PW, July 2, 1956, at 25-26 (describing an article in the periodical Jubilee about paperback books, noting that the article says "some people feel that the 'quality' paperbacks are reaching a saturation point which will force publishers to discontinue their 'quality' paperbacks.")
No Shortage of Projects, PW, Nov. 19, 1956, at 2268 (reporting from a panel session on "Quality Paperbacks" at the Nov. 7 meeting of the Young Publishers Group that paperback publishers are starting to originate titles, publishing them first in hardcover, so that they can retain full rather than reprint rights in the work over 56 years).
Paperback Glut Coming?, PW, Nov. 19, 1956, at 2268 (reporting that Arthur Cohen of Meridian spoke at the Nov. 7 meeting of the Young Publishers Group that the predicted glut in the higher-priced paperback market hasn't come yet but may arrive soon, pushing out new quality paperback houses).
The Format's the Thing, PW, Nov. 19, 1956, at 2268 (noting Jason Epstein's remarks at the YPG meeting regarding his role in developing Anchor Books):
We wanted to produce a book cheaply. We took the binding and the jacket off the regular trade book, reduced the size and got something that looked like a newsstand paperback. Then we went back a few steps, increased the size to something nearer a trade book, and the result is sort of a buffer between trade publishing and 25-cent publishing. An editorial line is necessary for this kind of publishing: you have to do books that will stay in print and will reach a constant audience. But in the beginning, format was the most interesting part. Probably, the format possibilities now have been pretty well exhausted.
Display and Timing, PW, Jan. 28, 1957, at 159 (covers 5 publishers' responses to questions about the paperback field in the PW annual questionnaire. Grosset responded that "Higher quality paperbacks are here to stay as a device for permitting bargain prices and making volume sales on books that normally have nominal annual sales.")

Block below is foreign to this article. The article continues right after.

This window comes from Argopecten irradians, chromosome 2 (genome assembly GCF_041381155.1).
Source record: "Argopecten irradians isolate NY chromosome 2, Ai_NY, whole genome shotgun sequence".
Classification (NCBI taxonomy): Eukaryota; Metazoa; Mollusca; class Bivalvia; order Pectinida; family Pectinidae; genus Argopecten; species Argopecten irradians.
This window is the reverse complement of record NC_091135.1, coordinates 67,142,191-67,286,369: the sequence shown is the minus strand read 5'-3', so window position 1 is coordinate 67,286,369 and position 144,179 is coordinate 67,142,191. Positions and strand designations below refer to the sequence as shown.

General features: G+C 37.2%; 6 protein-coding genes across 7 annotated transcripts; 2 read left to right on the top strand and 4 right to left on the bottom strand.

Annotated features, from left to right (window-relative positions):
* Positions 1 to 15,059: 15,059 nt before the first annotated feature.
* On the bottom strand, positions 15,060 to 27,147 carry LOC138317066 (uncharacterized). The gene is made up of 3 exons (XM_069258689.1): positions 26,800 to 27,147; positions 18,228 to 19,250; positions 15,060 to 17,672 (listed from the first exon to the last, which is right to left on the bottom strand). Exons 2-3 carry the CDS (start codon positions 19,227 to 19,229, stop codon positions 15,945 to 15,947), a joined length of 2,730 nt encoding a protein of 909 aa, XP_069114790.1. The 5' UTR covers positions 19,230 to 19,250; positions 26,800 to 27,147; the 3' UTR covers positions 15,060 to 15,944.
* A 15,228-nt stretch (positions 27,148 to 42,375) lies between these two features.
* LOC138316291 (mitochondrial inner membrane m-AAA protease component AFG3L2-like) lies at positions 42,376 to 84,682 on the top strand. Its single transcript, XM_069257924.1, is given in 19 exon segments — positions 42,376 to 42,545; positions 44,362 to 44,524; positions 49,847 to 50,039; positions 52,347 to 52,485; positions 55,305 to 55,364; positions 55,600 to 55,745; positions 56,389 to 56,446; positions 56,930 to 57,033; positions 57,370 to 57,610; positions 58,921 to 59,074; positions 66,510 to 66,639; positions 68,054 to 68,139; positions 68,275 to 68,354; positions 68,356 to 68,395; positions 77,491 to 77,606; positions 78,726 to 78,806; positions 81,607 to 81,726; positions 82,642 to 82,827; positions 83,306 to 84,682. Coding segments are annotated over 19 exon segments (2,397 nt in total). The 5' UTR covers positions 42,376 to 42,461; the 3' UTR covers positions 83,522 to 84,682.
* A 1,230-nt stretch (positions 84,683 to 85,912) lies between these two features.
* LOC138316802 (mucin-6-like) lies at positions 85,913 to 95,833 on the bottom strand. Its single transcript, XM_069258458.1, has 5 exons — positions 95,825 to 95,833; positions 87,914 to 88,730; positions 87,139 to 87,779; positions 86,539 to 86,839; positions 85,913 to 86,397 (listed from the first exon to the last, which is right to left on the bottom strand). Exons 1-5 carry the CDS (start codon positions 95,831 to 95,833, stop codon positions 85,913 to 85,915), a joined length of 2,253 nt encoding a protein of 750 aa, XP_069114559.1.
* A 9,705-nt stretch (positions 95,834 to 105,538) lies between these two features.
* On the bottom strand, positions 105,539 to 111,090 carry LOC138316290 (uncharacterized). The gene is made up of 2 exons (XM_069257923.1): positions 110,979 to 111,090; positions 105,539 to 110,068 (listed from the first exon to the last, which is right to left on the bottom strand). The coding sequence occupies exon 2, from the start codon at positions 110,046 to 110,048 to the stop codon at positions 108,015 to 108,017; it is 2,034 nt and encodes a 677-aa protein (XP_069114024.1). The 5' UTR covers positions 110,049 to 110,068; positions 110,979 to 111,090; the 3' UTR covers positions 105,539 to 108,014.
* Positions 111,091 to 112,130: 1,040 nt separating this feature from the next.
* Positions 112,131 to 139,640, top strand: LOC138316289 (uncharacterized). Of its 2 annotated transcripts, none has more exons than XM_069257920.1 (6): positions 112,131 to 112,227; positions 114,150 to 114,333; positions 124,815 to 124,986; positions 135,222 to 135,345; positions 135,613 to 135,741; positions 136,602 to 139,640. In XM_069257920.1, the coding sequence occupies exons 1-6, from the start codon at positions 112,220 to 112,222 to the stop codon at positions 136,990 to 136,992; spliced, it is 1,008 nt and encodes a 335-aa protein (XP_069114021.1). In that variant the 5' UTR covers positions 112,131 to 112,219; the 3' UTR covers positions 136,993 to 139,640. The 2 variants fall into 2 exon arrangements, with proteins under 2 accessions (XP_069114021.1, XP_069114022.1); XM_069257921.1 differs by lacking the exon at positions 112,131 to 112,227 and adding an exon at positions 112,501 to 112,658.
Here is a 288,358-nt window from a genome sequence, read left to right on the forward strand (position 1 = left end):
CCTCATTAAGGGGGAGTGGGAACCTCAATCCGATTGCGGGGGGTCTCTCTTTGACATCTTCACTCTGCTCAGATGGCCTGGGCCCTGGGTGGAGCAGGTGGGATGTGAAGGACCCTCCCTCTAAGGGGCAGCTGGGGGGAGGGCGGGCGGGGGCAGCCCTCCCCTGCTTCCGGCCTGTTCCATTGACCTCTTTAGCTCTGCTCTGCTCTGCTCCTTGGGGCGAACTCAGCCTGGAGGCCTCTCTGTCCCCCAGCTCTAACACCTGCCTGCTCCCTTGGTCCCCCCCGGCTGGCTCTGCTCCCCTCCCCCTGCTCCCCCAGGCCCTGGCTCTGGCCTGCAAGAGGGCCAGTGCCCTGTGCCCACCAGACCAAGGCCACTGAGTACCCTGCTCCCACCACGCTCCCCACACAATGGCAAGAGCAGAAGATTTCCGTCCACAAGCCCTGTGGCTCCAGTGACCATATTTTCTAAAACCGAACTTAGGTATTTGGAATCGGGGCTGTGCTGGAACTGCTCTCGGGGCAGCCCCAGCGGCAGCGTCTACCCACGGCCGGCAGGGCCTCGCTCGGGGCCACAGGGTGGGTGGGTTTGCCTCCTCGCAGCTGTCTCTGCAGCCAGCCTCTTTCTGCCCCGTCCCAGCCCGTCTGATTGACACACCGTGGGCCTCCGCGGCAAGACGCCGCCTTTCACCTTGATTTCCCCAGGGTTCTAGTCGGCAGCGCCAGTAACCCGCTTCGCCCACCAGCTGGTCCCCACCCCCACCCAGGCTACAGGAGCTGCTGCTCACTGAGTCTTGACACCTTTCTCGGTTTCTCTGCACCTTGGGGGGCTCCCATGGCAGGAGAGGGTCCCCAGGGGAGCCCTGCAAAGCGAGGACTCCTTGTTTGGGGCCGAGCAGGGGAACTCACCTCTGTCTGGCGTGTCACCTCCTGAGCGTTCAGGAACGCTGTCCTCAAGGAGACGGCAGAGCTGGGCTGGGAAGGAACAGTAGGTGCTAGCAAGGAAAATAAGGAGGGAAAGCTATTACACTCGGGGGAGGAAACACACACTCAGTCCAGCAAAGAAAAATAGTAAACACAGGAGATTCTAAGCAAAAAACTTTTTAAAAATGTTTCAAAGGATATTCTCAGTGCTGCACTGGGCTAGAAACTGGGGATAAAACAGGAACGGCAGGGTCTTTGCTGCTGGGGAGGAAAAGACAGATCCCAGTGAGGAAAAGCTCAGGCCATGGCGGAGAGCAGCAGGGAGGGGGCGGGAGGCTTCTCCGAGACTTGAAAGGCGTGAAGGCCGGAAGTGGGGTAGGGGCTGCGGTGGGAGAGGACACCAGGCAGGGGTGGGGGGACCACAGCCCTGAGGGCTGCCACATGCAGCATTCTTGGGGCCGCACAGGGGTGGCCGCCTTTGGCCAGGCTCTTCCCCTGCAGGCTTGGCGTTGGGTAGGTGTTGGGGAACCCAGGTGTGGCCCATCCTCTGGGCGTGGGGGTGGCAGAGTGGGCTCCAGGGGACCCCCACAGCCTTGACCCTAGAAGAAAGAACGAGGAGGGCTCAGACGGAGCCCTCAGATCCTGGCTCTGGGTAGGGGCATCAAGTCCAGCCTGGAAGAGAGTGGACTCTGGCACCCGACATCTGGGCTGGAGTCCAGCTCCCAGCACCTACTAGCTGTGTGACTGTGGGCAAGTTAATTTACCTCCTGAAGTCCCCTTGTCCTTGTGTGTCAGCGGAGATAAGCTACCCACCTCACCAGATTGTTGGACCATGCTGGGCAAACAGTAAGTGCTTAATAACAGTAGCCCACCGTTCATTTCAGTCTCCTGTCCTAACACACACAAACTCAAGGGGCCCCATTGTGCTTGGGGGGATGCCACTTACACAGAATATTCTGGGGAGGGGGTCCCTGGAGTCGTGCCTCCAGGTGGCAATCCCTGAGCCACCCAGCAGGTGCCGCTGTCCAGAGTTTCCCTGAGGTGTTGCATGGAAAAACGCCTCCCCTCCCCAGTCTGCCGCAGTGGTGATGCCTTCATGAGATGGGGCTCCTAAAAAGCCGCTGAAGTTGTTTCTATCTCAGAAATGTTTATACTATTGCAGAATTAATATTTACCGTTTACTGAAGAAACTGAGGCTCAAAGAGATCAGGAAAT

*** A National Wholesale Service for Higher-Priced Paperbacks, PW, Feb. 18, 1957, at 34-36 (profiling Paper Editions Corporation and its services to bookstores, libraries, and other institutions).
*** Frank L. Schick, THE PAPERBOUND BOOK IN AMERICA: THE HISTORY OF PAPERBACKS AND THEIR EUROPEAN BACKGROUND (Bowker, 1958), available at https://catalog.hathitrust.org/Record/001176647.
Religious Books and Related Titles -- A Major Category of Paperbacks, PW, Feb. 17, 1958, at 73-78 (describing Image Books, Torchbooks, Living Age Books, Jewish Publication Society Series, et al.)
Melvin Arnold: The Paperback Revolution, PW, July 21, 1958, at 31-34 (reprinting remarks, comparing paperbacks to the field of LP records, of Melvin Arnold (head of Harper's religious paperbacks) at the Association of American University Presses 1958 annual meeting on the state of paperback publishing).
PW, Jan. 19, 1959, at 118 (note in PW Forecast section on Avon's publication of Kerouac's The Subterraneans, which PW thinks may be the first reprint by a mass market publisher of a work that was initially published as a quality paperback (as a Grove Evergreen Book)).
***"Quality" Paperbacks: What Is Their Future?, PW, Apr. 20, 1959, at 25-27 (reporting from the March 18 panel on quality paperback publishing at the Trade Book Clinic of the American Institute of Graphic Arts, featuring Arthur Cohen (president of Meridian Books), Edward A. Hodge (sales manager at Harcourt, Brace), and Igor Kropotkin (manager of the Scribner Bookstore)).
Manual Siwek, Marketing Revolution: What It Means to Books, PW, June 1, 1959, at 15-18 (reprinting remarks of Siwek, executive vice-president of Grosset & Dunlap, delivered May 12 at the American Book Publishers Council annual meeting):
A new pattern seems now to be fixed with higher-priced quality paperback books. According to the very recent Hunt Report, these increased from 4,336,000 units to 5,586,000 units (or an increase of 28%)—an expression, of course, of the growing lines of quality paperbacks. The likelihood is that paperbacks in this category will continue to increase. It would seem true that some of the present retailers of lower-price paperbacks will inevitably become sellers of the quality lines at higher prices. (I hope the paperback publishers will not read an invidious comparison into my use of the term quality paperbacks. We all know that the low-priced paperback publishers have already published a great many distinguished books themselves.)
Paperback Book Section, N.Y. TIMES BOOK REVIEW (Jan. 14, 1962), at 1-40 (begins at image #129 in TimesMachine), https://timesmachine.nytimes.com/timesmachine/1962/01/14/issue.html
Thomas L. Bonn, UNDER COVER: AN ILLUSTRATED HISTORY OF AMERICAN MASS MARKET PAPERBACKS (Penguin 1982), https://archive.org/details/undercoverillust0000bonn/mode/2up (indispensable, concise account of this era in Chapter 5).